“BCCI has to defend the amendment,” says Supreme Court as cricket witnesses action in Court
The Bench consisting of Justices T.S. Thakur and F.M.I. Kalifulla while hearing the spot-fixing matter observed today, “BCCI has to defend the amendment.” The Bench gave its observations in relation to an amendment 6.2.4 made by BCCI in February 2008, by which IPL and Champions League were excluded from conflict of interest, and its officer bearers were allowed to promote teams in the competition.
Reportedly, IS Bindra submitted to the Court that “this is the heart of the problem” and “because of this greed has come into the game”. Senior Advocate, appearing for IS Bindra also submitted that “The conflict of interest is involved since 2008 which has created the mess.” He added, “The game of cricket is going to dogs”.
The Court was hearing the matter as Cricket Association of Bihar through its Secretary has challenged the amendment in the BCCI rules. Meanwhile, Senior Advocate Kapil Sibal, appearing for Mr. Srinivasan, submitted “It was Bindra who had confirmed the minutes of the meeting on amendment and today five years after he is raising it here”.
The Apex Court also shared its observations and said, “there are two options, either this court examines the amendment itself or this court does not go into it and leaves it to a committee to examine whether sports body can have this type of provisions or not and give suggestions”.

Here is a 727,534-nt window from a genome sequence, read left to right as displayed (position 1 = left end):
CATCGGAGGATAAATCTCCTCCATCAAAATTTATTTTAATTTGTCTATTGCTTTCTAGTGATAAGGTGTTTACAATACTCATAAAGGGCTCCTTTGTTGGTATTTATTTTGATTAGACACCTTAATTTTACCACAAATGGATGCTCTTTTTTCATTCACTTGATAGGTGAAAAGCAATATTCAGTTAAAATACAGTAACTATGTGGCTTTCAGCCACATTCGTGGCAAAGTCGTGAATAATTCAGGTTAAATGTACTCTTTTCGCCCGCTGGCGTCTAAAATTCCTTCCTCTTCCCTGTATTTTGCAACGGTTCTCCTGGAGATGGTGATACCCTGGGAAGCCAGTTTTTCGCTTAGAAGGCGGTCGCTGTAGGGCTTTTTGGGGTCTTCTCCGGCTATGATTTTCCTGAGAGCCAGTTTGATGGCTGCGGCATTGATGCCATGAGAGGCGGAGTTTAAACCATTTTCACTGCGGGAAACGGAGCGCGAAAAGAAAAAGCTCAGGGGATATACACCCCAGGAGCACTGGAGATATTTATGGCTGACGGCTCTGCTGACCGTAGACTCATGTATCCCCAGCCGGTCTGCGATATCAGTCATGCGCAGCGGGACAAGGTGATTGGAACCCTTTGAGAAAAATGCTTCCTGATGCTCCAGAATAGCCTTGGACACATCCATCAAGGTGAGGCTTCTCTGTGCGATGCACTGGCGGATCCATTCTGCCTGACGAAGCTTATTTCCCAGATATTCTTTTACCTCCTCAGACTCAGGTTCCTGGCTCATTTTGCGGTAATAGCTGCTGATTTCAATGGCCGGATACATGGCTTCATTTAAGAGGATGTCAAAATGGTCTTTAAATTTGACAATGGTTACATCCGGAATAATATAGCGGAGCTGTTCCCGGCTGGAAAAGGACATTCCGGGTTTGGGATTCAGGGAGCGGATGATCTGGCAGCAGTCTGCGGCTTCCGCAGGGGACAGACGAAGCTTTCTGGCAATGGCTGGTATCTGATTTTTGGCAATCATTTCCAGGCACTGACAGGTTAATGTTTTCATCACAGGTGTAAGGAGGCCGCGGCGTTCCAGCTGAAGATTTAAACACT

The Court also showed its displeasure towards IPL COO Sundar Raman for not taking action despite having the information about wrongdoings that were being committed by Meyippan and Rajasthan Royals Raj Kundra. The Court said, “You did not think it fit of talking to somebody in BCCI on receiving information of betting and allegation against two individuals. As silent spectator you are watching the fun-involving celebrities. What will you do when son-in-law of BCCI’s President is indulging in illegal activity like betting? You have to rise above everything on the occasion. You have done nothing. You should have informed that Meiyappan was indulging in betting,”.
However, the counsel appearing for Sundar Raman submitted to the Court that the information regarding the same was given by BCCI’s anti-corruption unit that had termed it to be non-actionable. However, the Court still said, “why the COO contacted Vindu Dara Singh five times”.
The ire of the Court was evident as it said, “It is convenient to say there is nothing against me. But when you received information about Meiyappan and Kundra did it not occur to you as COO that you gather information for the sake of the BCCI.” It went on to observe, “Why did you not put everything in writing?” and “on receiving information can anyone ask whether it is an actionable information or not”.
Moreover, the Mudgal Committee in its report has stated that the IPL COO knew a bookie and had even contacted him eight times. Reportedly, the report says, “This individual (Sundar Raman) admitted knowing the contact of the bookies but, however, claimed to be unaware of his connection with betting activities.” It also adds, “This individual also accepted that he had received information about individual 1 (Meiyappan) and individual 11 (Kundra) taking part in betting activities but was informed by the ICC-ACSU chief that this was not actionable information.This individual also accepted that this information was not conveyed to any other individual.”
You may read more about the case here.